During 1965, Mills secured a number of film themes for Tom Jones to record, including the themes for the comedy What's New Pussycat? (1965, Clive Donner, Richard Talmadge), written by Burt Bacharach and Hal David, and for the James Bond film Thunderball (1965, Terence Young) starring Sean Connery. Jones was also awarded the Grammy Award for Best New Artist for 1965. In 1966, Jones' popularity began to slip somewhat, causing Mills to redesign the singer's image into a more respectable and mature crooner. Jones also began to sing material that appealed to a wider audience, such as the big country hit Green, Green Grass of Home. The strategy worked and Jones returned to the top of the charts in the UK and began hitting the Top 40 again in the USA. For the remainder of the decade, he scored a consistent string of hits on both sides of the Atlantic. In 1967, Jones performed for the first time in Las Vegas at the Flamingo. His charismatic performances and style of dress (increasingly featuring his open half unbuttoned shirts and tight pants) became part of his stage act. Women would swoon and scream, and some would throw their knickers on stage. Soon after he began to play Las Vegas, he chose to record less, instead concentrating on his lucrative club performances. However, one of Tom's best-loved singles was released in 1968. Delilah was a dark tale of murder and infidelity, but people were entranced by the melody and Jones' unforgettable delivery. It became a big hit. Jones had an internationally successful television variety show from 1969 to 1971, titled This Is Tom Jones. The show, which was worth a reported $9m to Jones over three years, was broadcast by ITV in the UK and by ABC in America. From 1980 to 1981, he had a second television variety show, The Tom Jones Show, which lasted for a series of 24 episodes.

In the early 1970’s, Tom Jones had a number of hit singles, including She's A Lady, Till, and The Young New Mexican Puppeteer, but in the mid 1970’s his popularity declined, although he did have a big hit in 1976 with Say You'll Stay Until Tomorrow, which went to #1 on the US country chart and #15 on the Billboard Hot 100. He also appeared in such TV films as Showdown at O.K. Corral (1972, Nicholas Webster) and Pleasure Cove (1979, Bruce Bilson). In 1974, Tom finally moved to America, buying the mansion formerly belonging to Dean Martin in Los Angeles' Bel Air. In the early 1980’s, Jones started to record country music. From 1980 to 1986, Jones had nine songs hit the top 40 on the US country chart, yet he failed to crack the top 100 in the UK or chart on the Billboard Hot 100. After Jones' long-time manager Gordon Mills died of cancer in 1986, Jones' son Mark became his new manager. Mark recognised that Jones was incorporating modern music in his live shows and suggested that he should start to record songs from a fresh genre and leave country music behind. In 1987, Jones re-entered the singles chart with A Boy From Nowhere, which went to #2 in The UK. The following year, he covered Prince's Kiss with The Art of Noise. The song was a hit on both sides of the Atlantic, reaching #5 in the UK and #31 in the US. The video for Kiss won the MTV Video Music Award for Breakthrough Video. Jones received a star on the Hollywood Walk of Fame in 1989. He played a leading part in the British TV film The Ghosts of Oxford Street (1991, Malcolm McLaren). In 1993, he appeared as himself on The Fresh Prince of Bel-Air, a television sitcom, and in animated form for an episode of The Simpsons. Jones signed with Interscope Records in 1993 and released the album The Lead And How To Swing It. He played a photographer in the romantic comedy Silk n' Sabotage (1994, Joe Cauley), did a cameo in the comedy The Jerky Boys (1995, James Melkonian), and was himself between the Martians in the hilarious Mars Attacks (1996, Tim Burton). In 1999, Jones released the album Reload, a collection of cover duets with artists such as The Cardigans, Van Morrison, Portishead, The Stereophonics, and Robbie Williams. The album went to #1 in the UK and sold over 4 million copies worldwide. The next year he lent his voice to Walt Disney’s animation film The Emperor's New Groove (2000, Mark Dindal). In 2002, Jones released the album Mr. Jones, which was produced by Wyclef Jean. The album and the first single, "Tom Jones International", were top 40 hits in the UK. Jones received the Brit Award for Outstanding Contribution to Music in 2003. The following year, he teamed up with pianist Jools Holland and released Tom Jones & Jools Holland, a roots rock 'n' roll album. It peaked at #5 in the UK. In 2005, the BBC reported that Jones was Wales' wealthiest entertainer, having amassed a fortune of £175 million. Jones, who was awarded an OBE in 1999, was knighted by Queen Elizabeth II in 2006 at Buckingham Palace for his services to music. In 2010, his latest album Praise & Blame debuted at number 2 on the UK album chart. Tom Jones has remained married to his Linda since 1957, despite his many well publicised infidelities. The couple lives in Los Angeles and London. They have two grandchildren: Alexander born in 1983 and Emma in 1987.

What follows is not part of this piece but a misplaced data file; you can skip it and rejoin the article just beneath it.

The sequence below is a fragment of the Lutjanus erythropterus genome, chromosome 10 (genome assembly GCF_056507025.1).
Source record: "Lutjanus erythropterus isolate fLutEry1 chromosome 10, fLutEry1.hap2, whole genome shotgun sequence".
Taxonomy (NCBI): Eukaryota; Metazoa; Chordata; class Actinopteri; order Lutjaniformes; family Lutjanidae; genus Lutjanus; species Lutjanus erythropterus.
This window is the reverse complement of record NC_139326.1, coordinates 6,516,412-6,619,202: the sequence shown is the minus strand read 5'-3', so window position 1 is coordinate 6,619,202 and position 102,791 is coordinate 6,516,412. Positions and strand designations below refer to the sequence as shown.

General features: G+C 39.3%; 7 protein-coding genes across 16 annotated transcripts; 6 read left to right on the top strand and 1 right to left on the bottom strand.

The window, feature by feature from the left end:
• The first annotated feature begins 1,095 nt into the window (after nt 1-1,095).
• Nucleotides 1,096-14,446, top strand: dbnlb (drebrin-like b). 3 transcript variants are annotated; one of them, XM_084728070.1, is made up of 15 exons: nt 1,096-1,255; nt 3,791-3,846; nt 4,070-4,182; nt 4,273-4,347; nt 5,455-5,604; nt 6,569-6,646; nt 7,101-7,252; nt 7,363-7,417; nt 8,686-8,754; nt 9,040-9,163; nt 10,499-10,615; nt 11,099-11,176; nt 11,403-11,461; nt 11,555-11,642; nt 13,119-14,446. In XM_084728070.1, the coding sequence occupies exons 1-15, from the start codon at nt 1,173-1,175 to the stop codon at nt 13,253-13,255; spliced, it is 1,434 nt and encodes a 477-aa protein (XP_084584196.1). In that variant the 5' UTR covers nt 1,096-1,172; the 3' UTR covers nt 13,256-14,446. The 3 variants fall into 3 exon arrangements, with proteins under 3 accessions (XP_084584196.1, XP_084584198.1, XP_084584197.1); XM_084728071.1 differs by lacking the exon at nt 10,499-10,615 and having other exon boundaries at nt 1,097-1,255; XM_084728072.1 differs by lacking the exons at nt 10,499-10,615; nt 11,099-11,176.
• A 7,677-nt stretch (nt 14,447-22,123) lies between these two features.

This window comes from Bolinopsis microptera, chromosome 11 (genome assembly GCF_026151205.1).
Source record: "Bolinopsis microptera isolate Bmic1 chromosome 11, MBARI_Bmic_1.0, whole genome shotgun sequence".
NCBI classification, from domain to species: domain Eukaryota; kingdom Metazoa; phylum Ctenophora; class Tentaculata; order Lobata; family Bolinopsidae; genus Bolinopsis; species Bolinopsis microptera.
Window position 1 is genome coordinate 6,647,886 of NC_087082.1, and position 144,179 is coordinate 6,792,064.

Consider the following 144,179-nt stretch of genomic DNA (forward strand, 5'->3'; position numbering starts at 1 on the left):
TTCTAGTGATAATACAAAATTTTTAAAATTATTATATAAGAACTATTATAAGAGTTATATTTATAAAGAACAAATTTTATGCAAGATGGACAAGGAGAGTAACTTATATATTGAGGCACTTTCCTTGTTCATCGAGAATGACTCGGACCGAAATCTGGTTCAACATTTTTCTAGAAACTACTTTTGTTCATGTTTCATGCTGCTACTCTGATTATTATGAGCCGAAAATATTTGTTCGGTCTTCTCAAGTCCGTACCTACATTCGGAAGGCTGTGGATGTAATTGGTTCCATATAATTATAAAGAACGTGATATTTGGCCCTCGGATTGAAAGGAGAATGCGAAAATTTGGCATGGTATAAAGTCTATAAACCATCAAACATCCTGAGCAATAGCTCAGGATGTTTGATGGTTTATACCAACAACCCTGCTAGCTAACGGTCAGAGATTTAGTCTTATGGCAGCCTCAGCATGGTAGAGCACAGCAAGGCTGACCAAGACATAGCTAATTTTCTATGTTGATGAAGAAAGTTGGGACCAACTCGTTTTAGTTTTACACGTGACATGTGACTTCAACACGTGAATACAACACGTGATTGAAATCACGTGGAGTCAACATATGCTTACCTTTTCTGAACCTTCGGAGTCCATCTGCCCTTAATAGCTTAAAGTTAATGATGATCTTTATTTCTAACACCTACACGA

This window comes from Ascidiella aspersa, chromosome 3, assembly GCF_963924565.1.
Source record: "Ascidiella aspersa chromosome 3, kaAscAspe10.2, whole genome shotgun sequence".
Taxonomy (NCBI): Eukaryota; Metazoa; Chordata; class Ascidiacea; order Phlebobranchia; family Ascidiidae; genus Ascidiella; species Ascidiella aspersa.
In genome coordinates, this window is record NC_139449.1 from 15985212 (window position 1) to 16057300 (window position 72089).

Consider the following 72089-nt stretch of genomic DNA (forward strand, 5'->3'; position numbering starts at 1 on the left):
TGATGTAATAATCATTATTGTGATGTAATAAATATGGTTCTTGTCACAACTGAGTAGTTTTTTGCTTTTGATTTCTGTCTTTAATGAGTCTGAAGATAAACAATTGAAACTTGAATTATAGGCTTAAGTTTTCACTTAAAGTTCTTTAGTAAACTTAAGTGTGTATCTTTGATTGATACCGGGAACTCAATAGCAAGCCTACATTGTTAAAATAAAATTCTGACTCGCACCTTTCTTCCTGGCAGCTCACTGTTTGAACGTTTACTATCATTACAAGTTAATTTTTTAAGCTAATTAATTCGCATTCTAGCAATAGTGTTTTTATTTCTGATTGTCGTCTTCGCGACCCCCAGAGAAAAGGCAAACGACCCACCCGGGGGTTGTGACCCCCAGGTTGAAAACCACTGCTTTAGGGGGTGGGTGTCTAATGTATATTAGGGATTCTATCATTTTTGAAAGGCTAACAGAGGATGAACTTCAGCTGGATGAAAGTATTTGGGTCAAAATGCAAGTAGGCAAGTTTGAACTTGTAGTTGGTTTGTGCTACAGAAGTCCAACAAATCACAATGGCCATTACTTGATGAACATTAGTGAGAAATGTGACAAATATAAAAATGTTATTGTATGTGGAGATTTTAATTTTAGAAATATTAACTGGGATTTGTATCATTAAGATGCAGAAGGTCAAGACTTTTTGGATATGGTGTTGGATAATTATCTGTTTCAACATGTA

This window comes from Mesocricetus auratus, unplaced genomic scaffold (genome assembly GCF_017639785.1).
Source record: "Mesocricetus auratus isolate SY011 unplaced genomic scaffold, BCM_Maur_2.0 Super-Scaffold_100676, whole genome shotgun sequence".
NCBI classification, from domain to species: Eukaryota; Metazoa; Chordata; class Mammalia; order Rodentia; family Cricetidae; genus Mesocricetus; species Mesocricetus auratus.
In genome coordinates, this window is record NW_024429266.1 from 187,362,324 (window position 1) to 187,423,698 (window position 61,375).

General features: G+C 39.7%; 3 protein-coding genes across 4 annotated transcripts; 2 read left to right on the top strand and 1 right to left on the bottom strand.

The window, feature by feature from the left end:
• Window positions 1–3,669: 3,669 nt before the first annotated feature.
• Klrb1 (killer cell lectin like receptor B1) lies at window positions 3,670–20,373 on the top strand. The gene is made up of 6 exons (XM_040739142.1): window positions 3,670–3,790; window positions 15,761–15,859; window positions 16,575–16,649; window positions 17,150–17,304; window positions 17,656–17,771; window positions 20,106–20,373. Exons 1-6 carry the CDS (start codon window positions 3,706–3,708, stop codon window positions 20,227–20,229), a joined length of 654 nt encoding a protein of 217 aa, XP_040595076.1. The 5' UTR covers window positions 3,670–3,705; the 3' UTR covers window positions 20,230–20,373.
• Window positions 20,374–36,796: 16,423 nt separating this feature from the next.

Sources: BBC, Wikipedia and IMDb.

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Taken on March 17, 2011